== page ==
It remains a disappointing fact, even in the modern age, that having tattoos greatly hinders a person’s ability to find work, especially in career fields requiring professional or business attire at all times. In a 2011 study conducted by Harris Interactive among 2,878 U.S. hiring managers, 31 percent said visible tattoos would make them less likely to promote an employee. Visible tattoos were ranked third on the list for “most likely to limit career potential,” following piercings and bad breath. Yet more than one in five Americans – 23 percent, to be exact – have tattoos, according to a 2010 Pew poll.
I’ve always wondered, what is the logic behind this discrimination? Don’t get me wrong – I completely understand the importance of keeping a professional appearance in the workplace. What I don’t understand is why, exactly, tattoos are considered so unprofessional. I realize that “no visible tattoos in the workplace” has been the norm for years, but should it continue to be?
Some of the most intelligent, dedicated and hardworking people I have ever met have sleeves full of tattoos. Yet according to today’s standards, many employers would refuse even to consider hiring them. That doesn’t seem right to me. I’ve never seen proof that tattoos correlate to poor job performance or a lack of professional service. These employers could be missing out on what might have been the best employee they ever had, but now they will never know it.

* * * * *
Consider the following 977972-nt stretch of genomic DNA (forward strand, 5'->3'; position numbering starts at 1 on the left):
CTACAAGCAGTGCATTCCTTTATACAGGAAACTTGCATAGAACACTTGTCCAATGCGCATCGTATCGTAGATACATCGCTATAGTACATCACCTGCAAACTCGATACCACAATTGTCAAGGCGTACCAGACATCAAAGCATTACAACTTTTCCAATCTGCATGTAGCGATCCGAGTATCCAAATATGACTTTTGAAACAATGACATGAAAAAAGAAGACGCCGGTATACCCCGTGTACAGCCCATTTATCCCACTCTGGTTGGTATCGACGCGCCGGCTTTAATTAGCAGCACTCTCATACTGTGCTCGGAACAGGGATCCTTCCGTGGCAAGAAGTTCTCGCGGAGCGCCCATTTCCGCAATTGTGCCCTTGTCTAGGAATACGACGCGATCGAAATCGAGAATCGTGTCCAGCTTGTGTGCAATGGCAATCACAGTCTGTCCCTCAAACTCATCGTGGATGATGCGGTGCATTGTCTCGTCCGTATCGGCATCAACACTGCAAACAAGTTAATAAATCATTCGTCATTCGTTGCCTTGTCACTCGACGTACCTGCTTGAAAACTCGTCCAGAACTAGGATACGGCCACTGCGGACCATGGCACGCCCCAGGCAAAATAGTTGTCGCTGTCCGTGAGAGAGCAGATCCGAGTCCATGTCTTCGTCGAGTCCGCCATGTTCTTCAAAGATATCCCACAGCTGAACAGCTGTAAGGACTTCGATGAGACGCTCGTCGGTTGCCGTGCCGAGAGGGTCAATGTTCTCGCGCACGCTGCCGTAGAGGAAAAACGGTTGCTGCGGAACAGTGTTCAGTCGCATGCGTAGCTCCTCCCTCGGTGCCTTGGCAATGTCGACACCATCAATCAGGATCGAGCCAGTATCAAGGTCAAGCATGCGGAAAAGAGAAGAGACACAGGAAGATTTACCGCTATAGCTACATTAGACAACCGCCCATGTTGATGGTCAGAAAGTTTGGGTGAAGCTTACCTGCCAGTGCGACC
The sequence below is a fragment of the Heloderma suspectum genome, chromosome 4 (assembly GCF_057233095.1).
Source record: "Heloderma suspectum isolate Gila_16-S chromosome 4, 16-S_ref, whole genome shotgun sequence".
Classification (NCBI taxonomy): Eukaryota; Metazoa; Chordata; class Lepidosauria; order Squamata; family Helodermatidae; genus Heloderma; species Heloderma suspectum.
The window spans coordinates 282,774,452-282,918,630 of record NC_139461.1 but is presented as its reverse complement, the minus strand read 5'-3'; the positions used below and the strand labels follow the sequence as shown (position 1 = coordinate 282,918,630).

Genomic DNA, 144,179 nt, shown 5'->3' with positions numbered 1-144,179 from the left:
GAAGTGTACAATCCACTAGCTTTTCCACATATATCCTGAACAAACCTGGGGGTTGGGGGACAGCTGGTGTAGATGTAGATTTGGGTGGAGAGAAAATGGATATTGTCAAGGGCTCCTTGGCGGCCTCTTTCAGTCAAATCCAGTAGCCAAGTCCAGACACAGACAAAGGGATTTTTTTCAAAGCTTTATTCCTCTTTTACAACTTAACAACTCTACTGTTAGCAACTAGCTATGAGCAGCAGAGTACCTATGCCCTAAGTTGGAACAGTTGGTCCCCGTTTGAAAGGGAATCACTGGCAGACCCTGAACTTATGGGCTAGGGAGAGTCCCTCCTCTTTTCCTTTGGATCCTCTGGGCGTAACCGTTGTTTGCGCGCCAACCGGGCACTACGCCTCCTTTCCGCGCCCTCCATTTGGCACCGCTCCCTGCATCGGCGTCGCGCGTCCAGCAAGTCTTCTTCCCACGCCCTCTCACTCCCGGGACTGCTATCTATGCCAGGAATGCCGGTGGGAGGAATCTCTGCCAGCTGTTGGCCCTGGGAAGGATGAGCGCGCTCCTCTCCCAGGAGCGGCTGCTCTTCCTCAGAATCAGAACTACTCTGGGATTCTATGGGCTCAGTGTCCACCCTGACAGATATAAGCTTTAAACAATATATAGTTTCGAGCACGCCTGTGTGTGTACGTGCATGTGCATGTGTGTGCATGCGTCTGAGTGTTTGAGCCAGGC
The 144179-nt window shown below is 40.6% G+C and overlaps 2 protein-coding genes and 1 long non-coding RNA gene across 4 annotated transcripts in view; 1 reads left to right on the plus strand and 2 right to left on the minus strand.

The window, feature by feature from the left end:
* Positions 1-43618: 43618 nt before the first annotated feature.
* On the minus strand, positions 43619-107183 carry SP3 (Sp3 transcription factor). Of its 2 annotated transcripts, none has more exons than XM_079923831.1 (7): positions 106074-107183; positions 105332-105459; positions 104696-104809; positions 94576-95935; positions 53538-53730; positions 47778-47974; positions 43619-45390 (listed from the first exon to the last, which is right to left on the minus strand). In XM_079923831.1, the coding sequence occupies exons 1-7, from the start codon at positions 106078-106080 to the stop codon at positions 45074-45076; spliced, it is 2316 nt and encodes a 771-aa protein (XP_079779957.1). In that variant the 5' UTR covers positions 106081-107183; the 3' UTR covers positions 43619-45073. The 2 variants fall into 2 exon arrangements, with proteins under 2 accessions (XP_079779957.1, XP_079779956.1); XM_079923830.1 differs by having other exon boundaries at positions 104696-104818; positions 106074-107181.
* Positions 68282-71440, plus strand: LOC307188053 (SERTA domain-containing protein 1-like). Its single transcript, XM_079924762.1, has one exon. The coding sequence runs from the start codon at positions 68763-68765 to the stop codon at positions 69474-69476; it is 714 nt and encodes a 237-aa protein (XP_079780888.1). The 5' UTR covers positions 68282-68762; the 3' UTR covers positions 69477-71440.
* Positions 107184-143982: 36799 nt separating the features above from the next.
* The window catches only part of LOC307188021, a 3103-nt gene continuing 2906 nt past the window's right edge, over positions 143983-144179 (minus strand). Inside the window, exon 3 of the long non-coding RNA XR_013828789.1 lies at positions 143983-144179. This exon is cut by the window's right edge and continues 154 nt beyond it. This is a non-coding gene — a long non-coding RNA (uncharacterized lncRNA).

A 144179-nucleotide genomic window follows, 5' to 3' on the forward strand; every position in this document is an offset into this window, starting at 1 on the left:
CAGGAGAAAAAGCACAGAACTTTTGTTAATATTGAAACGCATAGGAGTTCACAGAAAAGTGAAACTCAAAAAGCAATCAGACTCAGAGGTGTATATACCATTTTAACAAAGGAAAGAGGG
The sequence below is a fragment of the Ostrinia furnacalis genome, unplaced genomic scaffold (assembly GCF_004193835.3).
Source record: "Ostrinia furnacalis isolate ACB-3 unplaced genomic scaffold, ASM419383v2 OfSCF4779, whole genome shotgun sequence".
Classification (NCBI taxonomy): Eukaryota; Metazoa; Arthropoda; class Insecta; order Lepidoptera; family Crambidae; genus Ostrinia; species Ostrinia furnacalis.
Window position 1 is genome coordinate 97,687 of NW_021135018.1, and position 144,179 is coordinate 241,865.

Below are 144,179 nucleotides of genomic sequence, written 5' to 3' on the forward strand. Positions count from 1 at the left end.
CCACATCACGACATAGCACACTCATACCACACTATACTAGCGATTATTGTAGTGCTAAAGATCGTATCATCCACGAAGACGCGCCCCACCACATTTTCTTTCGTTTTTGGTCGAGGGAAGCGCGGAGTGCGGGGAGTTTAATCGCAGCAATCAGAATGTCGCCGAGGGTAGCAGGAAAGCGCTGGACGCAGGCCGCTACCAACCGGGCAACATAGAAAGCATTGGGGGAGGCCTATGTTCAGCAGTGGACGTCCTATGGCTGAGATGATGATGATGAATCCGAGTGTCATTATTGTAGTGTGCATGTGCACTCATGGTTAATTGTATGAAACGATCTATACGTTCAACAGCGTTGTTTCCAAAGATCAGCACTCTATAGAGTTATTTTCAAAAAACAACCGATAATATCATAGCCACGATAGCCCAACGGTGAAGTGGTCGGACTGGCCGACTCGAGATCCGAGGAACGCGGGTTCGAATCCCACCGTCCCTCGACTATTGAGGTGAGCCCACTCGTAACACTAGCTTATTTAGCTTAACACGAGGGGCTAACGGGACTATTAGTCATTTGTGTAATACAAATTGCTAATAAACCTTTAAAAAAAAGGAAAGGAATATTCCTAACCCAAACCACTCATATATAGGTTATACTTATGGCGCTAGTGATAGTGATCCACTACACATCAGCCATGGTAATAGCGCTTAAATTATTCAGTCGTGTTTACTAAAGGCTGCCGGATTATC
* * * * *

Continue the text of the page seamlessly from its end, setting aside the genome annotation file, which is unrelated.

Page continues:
Some employers argue that they would like prospective clients to focus on their products or services, rather than on the tattoos on their employees’ skin. But how is a tattoo really different or any more distracting than an employee wearing a beautiful, shiny necklace or a fancy tie, or even an employee with a creative or colorful hairstyle? These are simply forms of self-expression, a way to distinguish yourself among others. Tattoos are just one of the many ways people express their individuality. In fact, the presence of creativity and the ability to express one’s self are important in any workplace because they add innovation and diversity.
I would like to be able to get tattoos without worrying about whether or not they will affect my future employment, and the majority of the friends and colleagues with whom I’ve discussed this say they feel the same. Unfortunately, working in accounting has prevented me from doing so. It is highly unlikely that I will find an accounting position that would allow visible tattoos, and there is no way in hell I would wear long-sleeved clothing to work every day while living in Las Vegas.
While it’s good that we’re seeing more business executives, doctors, police officers and other professionals getting visible pieces, negative attitudes toward tattoos still remain strong among employers. I can only hope that in the near future tattoos will no longer be viewed as something unprofessional. Having a visible tattoo does not hinder any person’s ability to do his or her job, nor does it affect the quality of someone’s work performance, so why does it continue to hinder our ability to achieve our professional goals?